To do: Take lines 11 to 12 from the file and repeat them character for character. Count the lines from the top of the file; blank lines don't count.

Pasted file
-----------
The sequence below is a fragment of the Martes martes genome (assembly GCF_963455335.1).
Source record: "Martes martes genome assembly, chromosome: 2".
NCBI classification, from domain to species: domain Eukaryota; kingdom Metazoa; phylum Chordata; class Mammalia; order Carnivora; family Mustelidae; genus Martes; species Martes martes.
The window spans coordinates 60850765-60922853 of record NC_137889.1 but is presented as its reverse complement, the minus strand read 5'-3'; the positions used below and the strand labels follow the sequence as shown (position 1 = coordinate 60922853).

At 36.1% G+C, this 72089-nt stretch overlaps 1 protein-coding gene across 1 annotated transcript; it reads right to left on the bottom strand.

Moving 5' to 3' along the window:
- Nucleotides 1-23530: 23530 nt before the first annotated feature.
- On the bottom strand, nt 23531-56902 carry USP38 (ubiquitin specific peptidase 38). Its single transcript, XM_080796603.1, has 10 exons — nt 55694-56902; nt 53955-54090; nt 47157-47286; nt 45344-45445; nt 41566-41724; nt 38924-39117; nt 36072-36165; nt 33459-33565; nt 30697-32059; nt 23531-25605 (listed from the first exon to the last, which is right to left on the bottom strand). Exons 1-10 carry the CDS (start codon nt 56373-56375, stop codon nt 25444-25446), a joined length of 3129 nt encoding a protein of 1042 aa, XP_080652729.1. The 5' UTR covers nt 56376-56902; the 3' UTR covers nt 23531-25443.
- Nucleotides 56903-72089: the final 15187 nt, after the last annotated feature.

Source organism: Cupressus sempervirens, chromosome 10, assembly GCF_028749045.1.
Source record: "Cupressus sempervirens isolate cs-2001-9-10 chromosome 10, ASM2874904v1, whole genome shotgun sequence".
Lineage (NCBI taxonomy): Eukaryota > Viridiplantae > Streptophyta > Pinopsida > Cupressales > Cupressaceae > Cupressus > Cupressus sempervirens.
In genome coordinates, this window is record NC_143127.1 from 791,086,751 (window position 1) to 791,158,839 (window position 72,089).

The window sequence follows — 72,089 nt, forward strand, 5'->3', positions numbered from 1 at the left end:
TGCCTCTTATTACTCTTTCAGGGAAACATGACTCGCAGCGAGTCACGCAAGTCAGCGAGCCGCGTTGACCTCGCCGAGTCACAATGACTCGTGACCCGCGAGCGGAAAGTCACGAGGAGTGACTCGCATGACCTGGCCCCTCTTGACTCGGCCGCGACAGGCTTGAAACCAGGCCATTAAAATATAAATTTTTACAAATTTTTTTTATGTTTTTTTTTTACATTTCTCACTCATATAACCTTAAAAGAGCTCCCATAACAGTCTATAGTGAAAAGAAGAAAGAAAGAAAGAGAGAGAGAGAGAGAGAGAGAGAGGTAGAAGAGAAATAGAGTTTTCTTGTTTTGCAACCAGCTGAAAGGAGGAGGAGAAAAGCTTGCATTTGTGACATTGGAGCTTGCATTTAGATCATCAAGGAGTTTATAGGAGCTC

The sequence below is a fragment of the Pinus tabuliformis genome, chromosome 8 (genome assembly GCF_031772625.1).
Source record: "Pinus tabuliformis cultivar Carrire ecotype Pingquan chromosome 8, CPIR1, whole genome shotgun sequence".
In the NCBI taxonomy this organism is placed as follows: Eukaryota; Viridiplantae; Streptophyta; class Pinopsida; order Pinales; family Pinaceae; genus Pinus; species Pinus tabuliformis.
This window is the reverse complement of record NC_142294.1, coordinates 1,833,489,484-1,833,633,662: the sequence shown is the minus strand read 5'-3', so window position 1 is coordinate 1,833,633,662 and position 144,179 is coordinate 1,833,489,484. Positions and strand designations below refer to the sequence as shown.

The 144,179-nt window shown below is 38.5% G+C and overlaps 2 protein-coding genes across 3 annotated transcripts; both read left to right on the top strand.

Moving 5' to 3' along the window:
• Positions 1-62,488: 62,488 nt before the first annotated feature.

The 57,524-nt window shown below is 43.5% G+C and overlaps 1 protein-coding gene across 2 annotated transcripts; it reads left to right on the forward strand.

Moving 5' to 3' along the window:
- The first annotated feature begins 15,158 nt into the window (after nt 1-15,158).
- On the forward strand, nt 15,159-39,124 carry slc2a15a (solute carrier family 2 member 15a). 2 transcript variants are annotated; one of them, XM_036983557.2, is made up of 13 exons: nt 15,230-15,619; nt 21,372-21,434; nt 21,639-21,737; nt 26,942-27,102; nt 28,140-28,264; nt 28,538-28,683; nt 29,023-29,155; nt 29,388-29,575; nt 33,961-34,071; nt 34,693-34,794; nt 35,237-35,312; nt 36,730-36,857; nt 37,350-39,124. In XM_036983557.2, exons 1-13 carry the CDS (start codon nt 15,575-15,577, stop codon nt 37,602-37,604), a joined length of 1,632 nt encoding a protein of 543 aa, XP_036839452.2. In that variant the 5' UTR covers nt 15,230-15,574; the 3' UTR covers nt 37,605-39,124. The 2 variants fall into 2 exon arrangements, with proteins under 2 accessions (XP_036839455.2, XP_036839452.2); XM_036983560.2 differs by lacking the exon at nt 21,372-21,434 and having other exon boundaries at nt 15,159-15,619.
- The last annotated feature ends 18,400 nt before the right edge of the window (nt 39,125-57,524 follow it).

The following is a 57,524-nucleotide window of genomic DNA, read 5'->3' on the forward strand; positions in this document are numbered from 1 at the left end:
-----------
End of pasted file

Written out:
Source record: "Cupressus sempervirens isolate cs-2001-9-10 chromosome 10, ASM2874904v1, whole genome shotgun sequence".
Lineage (NCBI taxonomy): Eukaryota > Viridiplantae > Streptophyta > Pinopsida > Cupressales > Cupressaceae > Cupressus > Cupressus sempervirens.